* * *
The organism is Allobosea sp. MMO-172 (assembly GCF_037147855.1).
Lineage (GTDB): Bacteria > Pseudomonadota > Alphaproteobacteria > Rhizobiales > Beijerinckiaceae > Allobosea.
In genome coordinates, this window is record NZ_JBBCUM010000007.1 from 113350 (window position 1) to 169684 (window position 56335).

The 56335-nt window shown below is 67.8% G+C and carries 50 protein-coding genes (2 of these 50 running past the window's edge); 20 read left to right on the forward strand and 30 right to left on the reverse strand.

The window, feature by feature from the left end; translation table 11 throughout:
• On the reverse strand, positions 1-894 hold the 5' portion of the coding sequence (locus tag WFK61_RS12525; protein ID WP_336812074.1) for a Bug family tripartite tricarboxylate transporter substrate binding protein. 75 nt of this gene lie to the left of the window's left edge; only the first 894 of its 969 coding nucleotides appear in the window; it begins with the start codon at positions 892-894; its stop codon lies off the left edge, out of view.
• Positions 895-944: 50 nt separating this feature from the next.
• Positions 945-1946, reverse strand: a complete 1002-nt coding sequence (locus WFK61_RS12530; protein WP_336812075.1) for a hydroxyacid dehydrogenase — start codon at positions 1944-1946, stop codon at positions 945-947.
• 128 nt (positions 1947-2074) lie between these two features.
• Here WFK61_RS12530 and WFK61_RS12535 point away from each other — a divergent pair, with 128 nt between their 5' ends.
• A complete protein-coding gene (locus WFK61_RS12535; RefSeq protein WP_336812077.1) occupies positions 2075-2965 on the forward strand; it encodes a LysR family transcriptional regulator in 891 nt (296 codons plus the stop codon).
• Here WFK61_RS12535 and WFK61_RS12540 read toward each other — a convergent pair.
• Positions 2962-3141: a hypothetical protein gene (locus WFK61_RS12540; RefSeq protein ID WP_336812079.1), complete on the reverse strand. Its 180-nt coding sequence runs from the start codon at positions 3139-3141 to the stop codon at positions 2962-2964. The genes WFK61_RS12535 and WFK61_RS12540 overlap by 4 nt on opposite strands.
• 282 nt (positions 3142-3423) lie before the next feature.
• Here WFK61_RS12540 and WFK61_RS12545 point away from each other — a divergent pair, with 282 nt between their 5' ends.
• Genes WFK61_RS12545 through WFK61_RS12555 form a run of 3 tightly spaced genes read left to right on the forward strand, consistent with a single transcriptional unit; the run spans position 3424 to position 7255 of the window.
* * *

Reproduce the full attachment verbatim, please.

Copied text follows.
The organism is Allobosea sp. MMO-172 (assembly GCF_037147855.1).
Lineage (GTDB): Bacteria > Pseudomonadota > Alphaproteobacteria > Rhizobiales > Beijerinckiaceae > Allobosea.
In genome coordinates, this window is record NZ_JBBCUM010000007.1 from 113350 (window position 1) to 169684 (window position 56335).

The 56335-nt window shown below is 67.8% G+C and carries 50 protein-coding genes (2 of these 50 running past the window's edge); 20 read left to right on the forward strand and 30 right to left on the reverse strand.

The window, feature by feature from the left end; translation table 11 throughout:
• On the reverse strand, positions 1-894 hold the 5' portion of the coding sequence (locus tag WFK61_RS12525; protein ID WP_336812074.1) for a Bug family tripartite tricarboxylate transporter substrate binding protein. 75 nt of this gene lie to the left of the window's left edge; only the first 894 of its 969 coding nucleotides appear in the window; it begins with the start codon at positions 892-894; its stop codon lies off the left edge, out of view.
• Positions 895-944: 50 nt separating this feature from the next.
• Positions 945-1946, reverse strand: a complete 1002-nt coding sequence (locus WFK61_RS12530; protein WP_336812075.1) for a hydroxyacid dehydrogenase — start codon at positions 1944-1946, stop codon at positions 945-947.
• 128 nt (positions 1947-2074) lie between these two features.
• Here WFK61_RS12530 and WFK61_RS12535 point away from each other — a divergent pair, with 128 nt between their 5' ends.
• A complete protein-coding gene (locus WFK61_RS12535; RefSeq protein WP_336812077.1) occupies positions 2075-2965 on the forward strand; it encodes a LysR family transcriptional regulator in 891 nt (296 codons plus the stop codon).
• Here WFK61_RS12535 and WFK61_RS12540 read toward each other — a convergent pair.
• Positions 2962-3141: a hypothetical protein gene (locus WFK61_RS12540; RefSeq protein ID WP_336812079.1), complete on the reverse strand. Its 180-nt coding sequence runs from the start codon at positions 3139-3141 to the stop codon at positions 2962-2964. The genes WFK61_RS12535 and WFK61_RS12540 overlap by 4 nt on opposite strands.
• 282 nt (positions 3142-3423) lie before the next feature.
• Here WFK61_RS12540 and WFK61_RS12545 point away from each other — a divergent pair, with 282 nt between their 5' ends.
• Genes WFK61_RS12545 through WFK61_RS12555 form a run of 3 tightly spaced genes read left to right on the forward strand, consistent with a single transcriptional unit; the run spans position 3424 to position 7255 of the window.